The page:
I doubt that if and when the South-South gets its act together to establish an SWF, it will find it easy to just walk into Wall Street and buy big into a U.S. financial institution as China's CIC (Morgan Stanley, Blackstone), Singapore's Temasek (Merrill Lynch), and Abu Dhabi's ADIA (Citigroup) did. And, I am not suggesting that it was easy for these countries either but they definitely have a first mover advantage.
As an investment expert pointed out to me; there is protectionism in the air. Several U.S. Congress committees (House and Senate) have held hearings on or are investigating SWFs and their investments. Even on the State level, in California, there is a proposed law to prevent the state’s biggest pension funds from investing in private firms that are wholly or partly owned by SWFs. Of course, the idea is to disincentive private equity from accepting SWF money in California.
She continued: There is much fear that SWFs are not transparent investors and that their motives are not clean, i.e., investing is for purposes other than mere profit making.
Already, the G20 and the EU is mulling over some protective laws out and protective policies. Indeed, international entities such as the IMF definitely under the influence of the Treasury Department and the OECD are working on initiatives (read protection guidelines) to increase transparency in the workings and investments of SWFs.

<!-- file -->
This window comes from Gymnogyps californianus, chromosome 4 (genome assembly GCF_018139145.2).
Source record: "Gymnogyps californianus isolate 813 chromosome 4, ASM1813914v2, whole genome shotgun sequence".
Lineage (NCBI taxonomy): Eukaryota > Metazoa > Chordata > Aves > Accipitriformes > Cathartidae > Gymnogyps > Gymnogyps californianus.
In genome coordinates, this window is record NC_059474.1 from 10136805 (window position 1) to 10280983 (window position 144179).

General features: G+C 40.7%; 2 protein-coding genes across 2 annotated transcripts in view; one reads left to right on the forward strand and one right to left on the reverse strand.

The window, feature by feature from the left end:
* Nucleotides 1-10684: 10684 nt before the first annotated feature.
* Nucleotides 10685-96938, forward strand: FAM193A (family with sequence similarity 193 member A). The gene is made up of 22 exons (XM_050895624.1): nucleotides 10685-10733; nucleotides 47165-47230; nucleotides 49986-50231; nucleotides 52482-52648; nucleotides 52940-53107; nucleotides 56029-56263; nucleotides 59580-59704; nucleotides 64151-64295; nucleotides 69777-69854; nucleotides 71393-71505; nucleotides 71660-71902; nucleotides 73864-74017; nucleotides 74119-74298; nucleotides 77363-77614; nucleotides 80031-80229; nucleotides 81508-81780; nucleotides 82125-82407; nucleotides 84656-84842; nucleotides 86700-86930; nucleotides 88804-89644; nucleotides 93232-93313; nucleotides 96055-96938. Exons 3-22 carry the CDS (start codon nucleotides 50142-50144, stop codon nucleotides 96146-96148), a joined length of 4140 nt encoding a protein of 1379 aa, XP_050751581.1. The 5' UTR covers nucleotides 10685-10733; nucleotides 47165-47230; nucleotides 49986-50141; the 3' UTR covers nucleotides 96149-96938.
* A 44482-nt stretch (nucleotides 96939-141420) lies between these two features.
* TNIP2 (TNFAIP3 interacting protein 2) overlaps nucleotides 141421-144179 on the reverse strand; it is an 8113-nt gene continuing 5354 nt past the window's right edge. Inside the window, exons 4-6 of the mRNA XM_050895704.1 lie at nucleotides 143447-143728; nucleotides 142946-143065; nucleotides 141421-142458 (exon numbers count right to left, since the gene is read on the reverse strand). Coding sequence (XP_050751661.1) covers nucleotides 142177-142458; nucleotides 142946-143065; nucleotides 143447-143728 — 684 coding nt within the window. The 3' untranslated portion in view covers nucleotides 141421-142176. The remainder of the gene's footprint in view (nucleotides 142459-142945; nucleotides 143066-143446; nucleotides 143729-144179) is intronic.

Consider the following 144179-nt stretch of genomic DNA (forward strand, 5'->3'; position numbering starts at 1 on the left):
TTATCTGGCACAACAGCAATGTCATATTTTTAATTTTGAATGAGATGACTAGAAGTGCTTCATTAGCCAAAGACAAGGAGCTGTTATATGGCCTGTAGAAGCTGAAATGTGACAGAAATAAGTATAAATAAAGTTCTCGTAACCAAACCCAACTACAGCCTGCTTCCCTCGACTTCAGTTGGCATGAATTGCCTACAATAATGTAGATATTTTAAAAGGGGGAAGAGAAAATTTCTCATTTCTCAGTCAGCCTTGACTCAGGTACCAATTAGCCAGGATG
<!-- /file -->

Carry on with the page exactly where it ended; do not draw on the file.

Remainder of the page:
So, the playing ground will be different by the time South-South Nigeria comes on scene, if at all. The unfortunate thing is that, as usual, such "guidelines" will be set in stone by the time Nigeria might come on board without any input from us. We keep playing last fiddle in the global economy.
A Sovereign Wealth Fund is arguably a good thing; it gives Nigeria a powerful tool that can be used to advance our national interest. However, Nigeria has issues with vision and transparency.
Firstly, what is the vision? Will the fund be maintained in the interest of the South-South region or will it be used in a way that is detrimental to their future, and/or at the expense of our domestic programmes? Are the governors simply engaging on an ego trip?
In today’s financial circle, there had been "failures galore" in the world of hedge funds, the behaviour of sovereign wealth funds had been without fail suspicious, and now they "seemed to have been found guilty before being proven innocent".
Kurt Bjorklund, a business leader and managing partner at private equity firm Permira said: “the debate is about political problems".
The South-South governors could concentrate on joint economic ventures like a South- South airline, South -South petro-gas industry or even South-South energy, strengthening and harnessing an already existing local technology in the refining of petroleum products as seen by the local refineries in the creeks.
They could also pay attention to the construction of a Calabar rail link to loop through the entire South-South. This will ease movement of goods and services, thereby reducing the pressure on our roads.
Daniel Elombah (LLM)
(A Nigerian Perspective on world affairs)